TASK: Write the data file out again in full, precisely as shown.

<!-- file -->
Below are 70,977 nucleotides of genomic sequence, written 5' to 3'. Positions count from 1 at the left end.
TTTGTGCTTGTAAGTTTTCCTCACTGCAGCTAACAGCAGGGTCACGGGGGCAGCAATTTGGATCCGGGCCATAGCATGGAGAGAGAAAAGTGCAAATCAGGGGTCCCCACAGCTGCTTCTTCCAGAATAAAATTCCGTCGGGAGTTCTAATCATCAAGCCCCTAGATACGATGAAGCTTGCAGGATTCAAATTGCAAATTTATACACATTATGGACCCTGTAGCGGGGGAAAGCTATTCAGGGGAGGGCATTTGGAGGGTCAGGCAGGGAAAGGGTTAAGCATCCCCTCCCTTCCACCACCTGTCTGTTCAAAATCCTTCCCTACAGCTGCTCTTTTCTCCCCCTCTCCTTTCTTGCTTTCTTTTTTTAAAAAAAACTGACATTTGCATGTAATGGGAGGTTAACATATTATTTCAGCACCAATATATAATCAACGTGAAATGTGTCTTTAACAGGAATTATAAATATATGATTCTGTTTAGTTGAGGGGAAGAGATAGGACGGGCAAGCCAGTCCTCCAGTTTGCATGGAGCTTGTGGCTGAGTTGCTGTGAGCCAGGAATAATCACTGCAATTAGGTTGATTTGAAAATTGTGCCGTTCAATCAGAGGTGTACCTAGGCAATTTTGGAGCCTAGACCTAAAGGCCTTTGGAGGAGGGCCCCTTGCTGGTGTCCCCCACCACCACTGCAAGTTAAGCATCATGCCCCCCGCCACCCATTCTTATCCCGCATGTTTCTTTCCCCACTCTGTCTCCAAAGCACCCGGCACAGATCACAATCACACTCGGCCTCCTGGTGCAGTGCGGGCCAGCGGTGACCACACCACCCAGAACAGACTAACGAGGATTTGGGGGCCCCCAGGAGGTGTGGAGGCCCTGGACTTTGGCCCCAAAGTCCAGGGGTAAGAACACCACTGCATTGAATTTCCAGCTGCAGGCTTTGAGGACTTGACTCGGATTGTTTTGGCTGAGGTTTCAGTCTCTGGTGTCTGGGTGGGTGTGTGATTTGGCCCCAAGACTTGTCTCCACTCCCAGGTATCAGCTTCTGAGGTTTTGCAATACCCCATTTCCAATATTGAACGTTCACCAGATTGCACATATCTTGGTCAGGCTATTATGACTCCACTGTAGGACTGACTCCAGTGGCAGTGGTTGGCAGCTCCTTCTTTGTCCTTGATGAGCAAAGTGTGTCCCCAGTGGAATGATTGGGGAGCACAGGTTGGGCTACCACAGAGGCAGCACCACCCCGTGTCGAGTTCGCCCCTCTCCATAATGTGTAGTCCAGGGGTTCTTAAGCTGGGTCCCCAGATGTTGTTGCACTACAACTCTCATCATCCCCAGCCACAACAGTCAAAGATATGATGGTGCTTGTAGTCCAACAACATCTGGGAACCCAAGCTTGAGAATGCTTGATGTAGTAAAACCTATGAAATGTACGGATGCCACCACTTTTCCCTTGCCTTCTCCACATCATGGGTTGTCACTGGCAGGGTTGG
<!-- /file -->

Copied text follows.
Below are 70,977 nucleotides of genomic sequence, written 5' to 3'. Positions count from 1 at the left end.
TTTGTGCTTGTAAGTTTTCCTCACTGCAGCTAACAGCAGGGTCACGGGGGCAGCAATTTGGATCCGGGCCATAGCATGGAGAGAGAAAAGTGCAAATCAGGGGTCCCCACAGCTGCTTCTTCCAGAATAAAATTCCGTCGGGAGTTCTAATCATCAAGCCCCTAGATACGATGAAGCTTGCAGGATTCAAATTGCAAATTTATACACATTATGGACCCTGTAGCGGGGGAAAGCTATTCAGGGGAGGGCATTTGGAGGGTCAGGCAGGGAAAGGGTTAAGCATCCCCTCCCTTCCACCACCTGTCTGTTCAAAATCCTTCCCTACAGCTGCTCTTTTCTCCCCCTCTCCTTTCTTGCTTTCTTTTTTTAAAAAAAACTGACATTTGCATGTAATGGGAGGTTAACATATTATTTCAGCACCAATATATAATCAACGTGAAATGTGTCTTTAACAGGAATTATAAATATATGATTCTGTTTAGTTGAGGGGAAGAGATAGGACGGGCAAGCCAGTCCTCCAGTTTGCATGGAGCTTGTGGCTGAGTTGCTGTGAGCCAGGAATAATCACTGCAATTAGGTTGATTTGAAAATTGTGCCGTTCAATCAGAGGTGTACCTAGGCAATTTTGGAGCCTAGACCTAAAGGCCTTTGGAGGAGGGCCCCTTGCTGGTGTCCCCCACCACCACTGCAAGTTAAGCATCATGCCCCCCGCCACCCATTCTTATCCCGCATGTTTCTTTCCCCACTCTGTCTCCAAAGCACCCGGCACAGATCACAATCACACTCGGCCTCCTGGTGCAGTGCGGGCCAGCGGTGACCACACCACCCAGAACAGACTAACGAGGATTTGGGGGCCCCCAGGAGGTGTGGAGGCCCTGGACTTTGGCCCCAAAGTCCAGGGGTAAGAACACCACTGCATTGAATTTCCAGCTGCAGGCTTTGAGGACTTGACTCGGATTGTTTTGGCTGAGGTTTCAGTCTCTGGTGTCTGGGTGGGTGTGTGATTTGGCCCCAAGACTTGTCTCCACTCCCAGGTATCAGCTTCTGAGGTTTTGCAATACCCCATTTCCAATATTGAACGTTCACCAGATTGCACATATCTTGGTCAGGCTATTATGACTCCACTGTAGGACTGACTCCAGTGGCAGTGGTTGGCAGCTCCTTCTTTGTCCTTGATGAGCAAAGTGTGTCCCCAGTGGAATGATTGGGGAGCACAGGTTGGGCTACCACAGAGGCAGCACCACCCCGTGTCGAGTTCGCCCCTCTCCATAATGTGTAGTCCAGGGGTTCTTAAGCTGGGTCCCCAGATGTTGTTGCACTACAACTCTCATCATCCCCAGCCACAACAGTCAAAGATATGATGGTGCTTGTAGTCCAACAACATCTGGGAACCCAAGCTTGAGAATGCTTGATGTAGTAAAACCTATGAAATGTACGGATGCCACCACTTTTCCCTTGCCTTCTCCACATCATGGGTTGTCACTGGCAGGGTTGG